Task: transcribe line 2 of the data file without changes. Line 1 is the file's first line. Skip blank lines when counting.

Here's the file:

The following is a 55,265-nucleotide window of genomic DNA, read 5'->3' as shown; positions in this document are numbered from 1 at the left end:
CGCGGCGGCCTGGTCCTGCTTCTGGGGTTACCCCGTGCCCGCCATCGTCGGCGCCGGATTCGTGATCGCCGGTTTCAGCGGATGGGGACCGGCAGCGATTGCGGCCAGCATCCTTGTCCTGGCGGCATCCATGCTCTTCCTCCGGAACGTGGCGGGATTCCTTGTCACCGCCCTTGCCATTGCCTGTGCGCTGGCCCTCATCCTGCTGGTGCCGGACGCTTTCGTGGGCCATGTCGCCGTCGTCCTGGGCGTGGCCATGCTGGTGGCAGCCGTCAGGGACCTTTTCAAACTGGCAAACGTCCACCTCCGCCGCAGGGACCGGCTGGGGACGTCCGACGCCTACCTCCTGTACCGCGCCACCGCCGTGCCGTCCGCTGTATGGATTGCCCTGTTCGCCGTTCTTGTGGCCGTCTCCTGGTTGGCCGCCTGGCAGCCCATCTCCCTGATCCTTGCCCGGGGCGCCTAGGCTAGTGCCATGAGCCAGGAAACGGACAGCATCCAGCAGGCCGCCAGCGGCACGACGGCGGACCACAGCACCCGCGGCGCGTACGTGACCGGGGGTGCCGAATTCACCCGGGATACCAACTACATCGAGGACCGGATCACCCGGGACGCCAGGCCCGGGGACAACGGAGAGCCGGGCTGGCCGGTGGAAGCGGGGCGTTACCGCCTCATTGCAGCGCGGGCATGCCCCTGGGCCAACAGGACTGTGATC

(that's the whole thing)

CGCGGCGGCCTGGTCCTGCTTCTGGGGTTACCCCGTGCCCGCCATCGTCGGCGCCGGATTCGTGATCGCCGGTTTCAGCGGATGGGGACCGGCAGCGATTGCGGCCAGCATCCTTGTCCTGGCGGCATCCATGCTCTTCCTCCGGAACGTGGCGGGATTCCTTGTCACCGCCCTTGCCATTGCCTGTGCGCTGGCCCTCATCCTGCTGGTGCCGGACGCTTTCGTGGGCCATGTCGCCGTCGTCCTGGGCGTGGCCATGCTGGTGGCAGCCGTCAGGGACCTTTTCAAACTGGCAAACGTCCACCTCCGCCGCAGGGACCGGCTGGGGACGTCCGACGCCTACCTCCTGTACCGCGCCACCGCCGTGCCGTCCGCTGTATGGATTGCCCTGTTCGCCGTTCTTGTGGCCGTCTCCTGGTTGGCCGCCTGGCAGCCCATCTCCCTGATCCTTGCCCGGGGCGCCTAGGCTAGTGCCATGAGCCAGGAAACGGACAGCATCCAGCAGGCCGCCAGCGGCACGACGGCGGACCACAGCACCCGCGGCGCGTACGTGACCGGGGGTGCCGAATTCACCCGGGATACCAACTACATCGAGGACCGGATCACCCGGGACGCCAGGCCCGGGGACAACGGAGAGCCGGGCTGGCCGGTGGAAGCGGGGCGTTACCGCCTCATTGCAGCGCGGGCATGCCCCTGGGCCAACAGGACTGTGATC